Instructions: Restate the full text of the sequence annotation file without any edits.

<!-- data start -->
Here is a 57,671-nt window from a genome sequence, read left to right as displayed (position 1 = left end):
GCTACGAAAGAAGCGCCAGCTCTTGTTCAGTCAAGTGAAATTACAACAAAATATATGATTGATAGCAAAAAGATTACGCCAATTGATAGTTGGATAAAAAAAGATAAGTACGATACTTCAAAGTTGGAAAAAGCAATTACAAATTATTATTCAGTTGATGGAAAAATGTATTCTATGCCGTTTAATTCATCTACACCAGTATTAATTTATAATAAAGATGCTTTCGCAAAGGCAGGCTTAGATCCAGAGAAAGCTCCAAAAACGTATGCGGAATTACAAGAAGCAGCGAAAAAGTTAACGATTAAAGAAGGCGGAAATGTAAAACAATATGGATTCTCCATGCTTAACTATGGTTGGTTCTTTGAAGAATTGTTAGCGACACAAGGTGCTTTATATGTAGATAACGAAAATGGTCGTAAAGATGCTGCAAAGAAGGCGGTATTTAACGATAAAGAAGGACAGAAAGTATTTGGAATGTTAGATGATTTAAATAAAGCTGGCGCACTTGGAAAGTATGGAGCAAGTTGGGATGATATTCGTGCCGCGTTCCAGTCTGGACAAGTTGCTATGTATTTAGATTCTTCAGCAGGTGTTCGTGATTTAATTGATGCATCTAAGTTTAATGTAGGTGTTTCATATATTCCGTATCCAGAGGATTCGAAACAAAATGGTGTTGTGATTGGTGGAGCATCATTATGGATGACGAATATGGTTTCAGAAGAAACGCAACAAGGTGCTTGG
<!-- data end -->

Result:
Here is a 57,671-nt window from a genome sequence, read left to right as displayed (position 1 = left end):
GCTACGAAAGAAGCGCCAGCTCTTGTTCAGTCAAGTGAAATTACAACAAAATATATGATTGATAGCAAAAAGATTACGCCAATTGATAGTTGGATAAAAAAAGATAAGTACGATACTTCAAAGTTGGAAAAAGCAATTACAAATTATTATTCAGTTGATGGAAAAATGTATTCTATGCCGTTTAATTCATCTACACCAGTATTAATTTATAATAAAGATGCTTTCGCAAAGGCAGGCTTAGATCCAGAGAAAGCTCCAAAAACGTATGCGGAATTACAAGAAGCAGCGAAAAAGTTAACGATTAAAGAAGGCGGAAATGTAAAACAATATGGATTCTCCATGCTTAACTATGGTTGGTTCTTTGAAGAATTGTTAGCGACACAAGGTGCTTTATATGTAGATAACGAAAATGGTCGTAAAGATGCTGCAAAGAAGGCGGTATTTAACGATAAAGAAGGACAGAAAGTATTTGGAATGTTAGATGATTTAAATAAAGCTGGCGCACTTGGAAAGTATGGAGCAAGTTGGGATGATATTCGTGCCGCGTTCCAGTCTGGACAAGTTGCTATGTATTTAGATTCTTCAGCAGGTGTTCGTGATTTAATTGATGCATCTAAGTTTAATGTAGGTGTTTCATATATTCCGTATCCAGAGGATTCGAAACAAAATGGTGTTGTGATTGGTGGAGCATCATTATGGATGACGAATATGGTTTCAGAAGAAACGCAACAAGGTGCTTGG